Will's Wild Food Diary

 Wild food diary

Fresh, organic and free! Of all things bushcrafty, nothing gets me more excited than a foraging adventure.

From time to time, I update this page with a different wild food that is in season –  gradually building up a seasonal diary of some of the foraging delights available to us.

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Disclaimer: there's lots of good wild stuff to eat, and much of it is fairly easy to identify. Unfortunately, there are also some plants and fungi that can make you seriously ill or worse. This diary is a brief overview intended to inspire and not a substitute for an in-depth field guide and/or skilled teacher. I will endeavour to point out any obvious poisionous look alikes, but ultimately foraging is the individual's responsibility. Unless you are 100 per cent confident you know what something is, leave it alone! Also, please be aware that, as with any food, different people can have different reactions. It is wise to try just a small amount first.

Sea beet – how terribly vulgar

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Sea beet- HengistburyIt's mid-winter, but on the coast one of my favourite nutrient rich greens is still braving the elements – sea beet (Beta vulgaris maritima). 
It's a regular feature of the cliffs and harbours around Dorset and much of the SW coastline (generally if a plant has vulgaris in its botanical name it means its common – hence snobby Victorians refering to the masses as 'vulgar').
And we have a lot to thank this humble plant for, as it is the ancient ancestor to popular garden veg such as perpetual spinach, chard and beetroot. Even sugar beet, which supplies the UK with around 50 percent of its raw sugar, has its origins in this unassuming plant. 
The leaves can be eaten raw, but I find them quiteSea beet,chanterelle,bean in creamy cheese tough.* However, a few minutes light steaming and they're transformed into a succulent veg – very similar to a rich, full-bodied spinach. And like spinach, the culinary applications are virtually limitless. The pic to the right was tonights meal – sea beet, winter-chanterelle mushrooms and kidney beans in a light cream-cheese sauce.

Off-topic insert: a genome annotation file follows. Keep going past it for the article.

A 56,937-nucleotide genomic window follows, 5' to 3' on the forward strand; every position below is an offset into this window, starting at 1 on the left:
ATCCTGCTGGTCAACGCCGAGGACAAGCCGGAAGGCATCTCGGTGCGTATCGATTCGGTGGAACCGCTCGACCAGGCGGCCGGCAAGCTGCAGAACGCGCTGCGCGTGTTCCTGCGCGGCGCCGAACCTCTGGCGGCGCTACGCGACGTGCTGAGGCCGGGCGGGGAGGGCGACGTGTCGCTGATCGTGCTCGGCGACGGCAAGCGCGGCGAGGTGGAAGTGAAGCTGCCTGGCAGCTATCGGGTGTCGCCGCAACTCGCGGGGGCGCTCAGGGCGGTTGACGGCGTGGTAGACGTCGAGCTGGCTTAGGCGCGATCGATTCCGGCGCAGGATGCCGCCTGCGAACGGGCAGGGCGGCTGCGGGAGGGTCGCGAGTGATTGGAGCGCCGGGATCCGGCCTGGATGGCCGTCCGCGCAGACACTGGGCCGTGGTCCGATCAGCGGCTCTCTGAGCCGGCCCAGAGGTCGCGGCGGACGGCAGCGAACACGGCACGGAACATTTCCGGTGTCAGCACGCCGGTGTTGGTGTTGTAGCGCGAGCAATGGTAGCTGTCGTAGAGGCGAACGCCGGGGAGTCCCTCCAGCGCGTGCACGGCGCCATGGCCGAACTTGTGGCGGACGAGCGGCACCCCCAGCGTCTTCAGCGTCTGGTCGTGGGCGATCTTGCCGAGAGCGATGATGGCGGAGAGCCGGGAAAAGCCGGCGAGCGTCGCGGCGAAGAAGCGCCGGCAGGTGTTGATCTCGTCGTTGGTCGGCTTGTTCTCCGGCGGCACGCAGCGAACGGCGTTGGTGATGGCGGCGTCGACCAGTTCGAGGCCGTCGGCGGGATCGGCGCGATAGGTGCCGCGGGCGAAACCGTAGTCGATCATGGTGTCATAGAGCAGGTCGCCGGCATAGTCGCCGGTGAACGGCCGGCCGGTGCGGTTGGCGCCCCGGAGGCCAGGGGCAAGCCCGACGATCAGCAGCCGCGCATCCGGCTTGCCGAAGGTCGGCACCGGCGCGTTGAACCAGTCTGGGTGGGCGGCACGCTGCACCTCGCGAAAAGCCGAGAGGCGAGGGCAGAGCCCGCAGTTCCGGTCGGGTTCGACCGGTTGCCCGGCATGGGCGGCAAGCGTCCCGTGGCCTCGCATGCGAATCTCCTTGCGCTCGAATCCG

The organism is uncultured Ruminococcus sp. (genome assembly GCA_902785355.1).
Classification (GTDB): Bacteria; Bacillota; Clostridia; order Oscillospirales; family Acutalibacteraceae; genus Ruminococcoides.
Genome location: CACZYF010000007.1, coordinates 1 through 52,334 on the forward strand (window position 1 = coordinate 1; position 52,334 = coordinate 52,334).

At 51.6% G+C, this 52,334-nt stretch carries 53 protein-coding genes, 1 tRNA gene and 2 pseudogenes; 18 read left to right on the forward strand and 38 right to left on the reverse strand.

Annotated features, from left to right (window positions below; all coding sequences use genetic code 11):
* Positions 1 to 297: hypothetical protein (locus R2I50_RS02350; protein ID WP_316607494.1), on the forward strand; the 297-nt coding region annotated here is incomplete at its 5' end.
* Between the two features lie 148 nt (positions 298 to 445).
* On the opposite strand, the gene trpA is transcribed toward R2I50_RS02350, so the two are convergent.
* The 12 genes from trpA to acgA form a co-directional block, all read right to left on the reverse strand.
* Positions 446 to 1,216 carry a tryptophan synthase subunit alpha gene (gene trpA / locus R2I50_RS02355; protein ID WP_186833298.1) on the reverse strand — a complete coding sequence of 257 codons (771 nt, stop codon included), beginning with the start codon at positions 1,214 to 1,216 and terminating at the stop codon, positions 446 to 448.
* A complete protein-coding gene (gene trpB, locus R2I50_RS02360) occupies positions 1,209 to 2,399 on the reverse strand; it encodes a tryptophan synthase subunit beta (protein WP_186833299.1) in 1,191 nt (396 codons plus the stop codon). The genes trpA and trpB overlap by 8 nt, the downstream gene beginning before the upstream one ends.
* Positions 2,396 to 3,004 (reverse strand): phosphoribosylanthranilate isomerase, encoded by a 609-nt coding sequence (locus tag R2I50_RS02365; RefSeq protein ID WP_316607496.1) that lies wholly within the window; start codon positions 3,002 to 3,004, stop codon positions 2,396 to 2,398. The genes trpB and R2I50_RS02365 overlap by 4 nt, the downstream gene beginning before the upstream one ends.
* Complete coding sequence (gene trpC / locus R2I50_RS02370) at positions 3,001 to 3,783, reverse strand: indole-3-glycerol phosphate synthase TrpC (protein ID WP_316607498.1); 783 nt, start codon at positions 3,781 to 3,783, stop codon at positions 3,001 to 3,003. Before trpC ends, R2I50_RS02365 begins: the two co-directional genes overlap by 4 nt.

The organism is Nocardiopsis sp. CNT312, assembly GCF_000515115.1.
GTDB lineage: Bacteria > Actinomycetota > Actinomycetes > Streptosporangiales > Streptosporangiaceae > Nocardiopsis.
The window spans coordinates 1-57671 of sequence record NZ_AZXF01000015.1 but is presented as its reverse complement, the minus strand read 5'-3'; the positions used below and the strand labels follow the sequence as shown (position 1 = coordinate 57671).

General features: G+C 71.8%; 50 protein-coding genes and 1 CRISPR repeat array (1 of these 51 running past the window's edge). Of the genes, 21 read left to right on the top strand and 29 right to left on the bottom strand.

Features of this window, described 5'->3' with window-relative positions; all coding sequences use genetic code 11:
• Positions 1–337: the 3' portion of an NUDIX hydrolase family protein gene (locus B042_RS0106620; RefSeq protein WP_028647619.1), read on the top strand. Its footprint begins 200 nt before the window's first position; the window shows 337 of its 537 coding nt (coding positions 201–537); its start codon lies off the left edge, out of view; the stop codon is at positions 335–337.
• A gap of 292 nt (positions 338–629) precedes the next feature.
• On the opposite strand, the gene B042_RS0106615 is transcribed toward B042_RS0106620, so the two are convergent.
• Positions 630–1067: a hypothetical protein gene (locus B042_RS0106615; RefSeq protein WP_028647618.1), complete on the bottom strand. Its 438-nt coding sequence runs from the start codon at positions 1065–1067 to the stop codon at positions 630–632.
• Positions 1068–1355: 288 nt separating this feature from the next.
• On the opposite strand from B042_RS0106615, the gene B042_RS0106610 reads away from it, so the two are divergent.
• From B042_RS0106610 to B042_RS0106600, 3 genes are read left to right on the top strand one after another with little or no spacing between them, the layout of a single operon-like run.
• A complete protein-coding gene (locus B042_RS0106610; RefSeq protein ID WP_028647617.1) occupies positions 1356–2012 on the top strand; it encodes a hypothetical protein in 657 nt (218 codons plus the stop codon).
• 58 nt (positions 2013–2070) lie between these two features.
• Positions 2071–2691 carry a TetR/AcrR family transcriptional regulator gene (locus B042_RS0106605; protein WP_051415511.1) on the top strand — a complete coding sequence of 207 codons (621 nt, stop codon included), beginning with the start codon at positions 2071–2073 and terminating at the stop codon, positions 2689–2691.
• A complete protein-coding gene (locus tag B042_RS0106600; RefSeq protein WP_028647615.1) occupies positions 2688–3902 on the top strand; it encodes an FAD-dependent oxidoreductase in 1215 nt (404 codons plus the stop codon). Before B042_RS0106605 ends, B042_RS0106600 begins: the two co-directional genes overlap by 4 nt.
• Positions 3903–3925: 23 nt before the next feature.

Foraging considerations.
Some books will tell you this plant doesn't grow through the winter, but I find it year round in the SW of the UK. The top pic is on the edge of Christchurch harbour a few weeks ago. 
The leaves vary quite a bit in size, from around 5 cm in length up to 20 cm, but once you've 'got your eye in', they have a pretty distinct appearance – they are a dark glossy green in colour with a thick succulent texture, and they always grow from a central rosette. In summer, sea beet produces tiny flowers in tall dense spikes, which can further aid identification (these are also edible). It's presence close to the sea is another helpful ID point.
sea beet leafI must finally mention that Sea beet contains oxalic acid which can inhibit the body's ability to absorb calcium and other minerals, and in frequent large amounts may contribute to kidney stones. For someone eating a balanced diet, there should not be cause for alarm, as most green vegetables contain oxalic acid**. The fact that sea beet is uncultivated and has a fairly strong taste, suggests it probably has quite a high amount, but from the research I have done across various sources, unless you are eating it very frequently and in large helpings it should not be an issue – let us not overlook the fact that this humble little green is incredibly rich in essentials such as folic acid, potassium, magnesium and vitamin C and K.
* Cooking also helps to break down oxalic acid.
** Some medical professionals advise, as a precautionary measure, avoiding all vegetables with oxalic acid if you suffer from kidney disorders, gout or rhematoid arthritis.

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